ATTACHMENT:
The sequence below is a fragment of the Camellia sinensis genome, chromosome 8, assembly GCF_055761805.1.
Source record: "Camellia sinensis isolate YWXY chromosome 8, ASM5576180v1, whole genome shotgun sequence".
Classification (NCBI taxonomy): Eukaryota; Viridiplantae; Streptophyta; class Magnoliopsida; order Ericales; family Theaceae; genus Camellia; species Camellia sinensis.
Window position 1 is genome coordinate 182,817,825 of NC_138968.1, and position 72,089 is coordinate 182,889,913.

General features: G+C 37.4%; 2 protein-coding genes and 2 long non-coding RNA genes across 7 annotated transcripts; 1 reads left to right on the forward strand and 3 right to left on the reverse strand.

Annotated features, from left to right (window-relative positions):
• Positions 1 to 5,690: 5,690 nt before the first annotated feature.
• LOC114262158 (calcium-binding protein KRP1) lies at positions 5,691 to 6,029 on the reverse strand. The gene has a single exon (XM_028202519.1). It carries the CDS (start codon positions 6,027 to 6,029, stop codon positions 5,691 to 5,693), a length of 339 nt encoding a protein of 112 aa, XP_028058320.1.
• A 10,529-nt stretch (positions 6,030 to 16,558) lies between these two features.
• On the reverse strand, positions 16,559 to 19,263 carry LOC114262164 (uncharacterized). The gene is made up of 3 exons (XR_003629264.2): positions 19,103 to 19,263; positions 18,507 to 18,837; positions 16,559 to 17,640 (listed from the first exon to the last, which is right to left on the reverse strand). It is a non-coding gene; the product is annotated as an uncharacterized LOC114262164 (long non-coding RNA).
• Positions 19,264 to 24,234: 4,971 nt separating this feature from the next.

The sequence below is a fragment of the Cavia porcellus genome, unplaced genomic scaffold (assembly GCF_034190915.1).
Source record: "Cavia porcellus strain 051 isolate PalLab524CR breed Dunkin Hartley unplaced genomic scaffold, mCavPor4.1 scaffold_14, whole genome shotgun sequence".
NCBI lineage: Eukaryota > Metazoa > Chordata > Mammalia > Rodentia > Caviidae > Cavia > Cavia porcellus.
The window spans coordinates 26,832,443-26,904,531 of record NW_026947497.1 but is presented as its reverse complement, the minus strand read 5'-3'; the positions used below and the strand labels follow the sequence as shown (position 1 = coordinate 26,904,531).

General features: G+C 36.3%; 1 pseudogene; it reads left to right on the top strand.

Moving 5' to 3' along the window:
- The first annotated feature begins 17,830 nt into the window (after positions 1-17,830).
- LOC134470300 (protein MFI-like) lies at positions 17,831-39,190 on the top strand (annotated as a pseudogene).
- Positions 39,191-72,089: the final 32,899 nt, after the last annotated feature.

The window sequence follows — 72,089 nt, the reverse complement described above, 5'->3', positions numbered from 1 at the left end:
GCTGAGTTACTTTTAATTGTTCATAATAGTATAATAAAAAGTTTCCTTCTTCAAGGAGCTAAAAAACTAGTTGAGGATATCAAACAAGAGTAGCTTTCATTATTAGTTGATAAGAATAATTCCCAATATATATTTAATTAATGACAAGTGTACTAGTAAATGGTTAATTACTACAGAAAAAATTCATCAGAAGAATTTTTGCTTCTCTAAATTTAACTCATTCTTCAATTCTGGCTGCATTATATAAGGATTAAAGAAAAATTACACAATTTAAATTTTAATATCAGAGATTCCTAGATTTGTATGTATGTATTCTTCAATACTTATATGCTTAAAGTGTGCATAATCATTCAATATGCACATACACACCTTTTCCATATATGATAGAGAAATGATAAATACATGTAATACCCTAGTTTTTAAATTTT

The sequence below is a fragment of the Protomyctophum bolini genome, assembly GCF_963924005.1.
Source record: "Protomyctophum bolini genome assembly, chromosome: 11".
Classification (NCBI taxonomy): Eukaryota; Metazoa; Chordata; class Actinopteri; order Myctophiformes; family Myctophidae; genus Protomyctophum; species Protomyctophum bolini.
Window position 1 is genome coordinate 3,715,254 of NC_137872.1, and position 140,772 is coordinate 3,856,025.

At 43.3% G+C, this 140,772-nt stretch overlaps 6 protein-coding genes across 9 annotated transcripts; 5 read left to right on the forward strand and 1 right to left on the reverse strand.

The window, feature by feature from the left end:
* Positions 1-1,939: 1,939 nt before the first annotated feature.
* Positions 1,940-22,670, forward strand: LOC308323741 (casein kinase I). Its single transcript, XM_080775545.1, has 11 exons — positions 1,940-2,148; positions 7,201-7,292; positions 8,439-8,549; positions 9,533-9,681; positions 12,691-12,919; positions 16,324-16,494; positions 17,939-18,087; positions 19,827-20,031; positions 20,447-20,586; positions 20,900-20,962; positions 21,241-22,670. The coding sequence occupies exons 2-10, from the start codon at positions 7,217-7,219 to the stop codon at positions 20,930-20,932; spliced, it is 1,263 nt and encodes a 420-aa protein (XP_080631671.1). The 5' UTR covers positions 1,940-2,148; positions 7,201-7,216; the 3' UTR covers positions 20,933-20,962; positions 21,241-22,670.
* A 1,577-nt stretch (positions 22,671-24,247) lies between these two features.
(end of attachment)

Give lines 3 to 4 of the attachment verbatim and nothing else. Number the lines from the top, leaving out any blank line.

Classification (NCBI taxonomy): Eukaryota; Viridiplantae; Streptophyta; class Magnoliopsida; order Ericales; family Theaceae; genus Camellia; species Camellia sinensis.
Window position 1 is genome coordinate 182,817,825 of NC_138968.1, and position 72,089 is coordinate 182,889,913.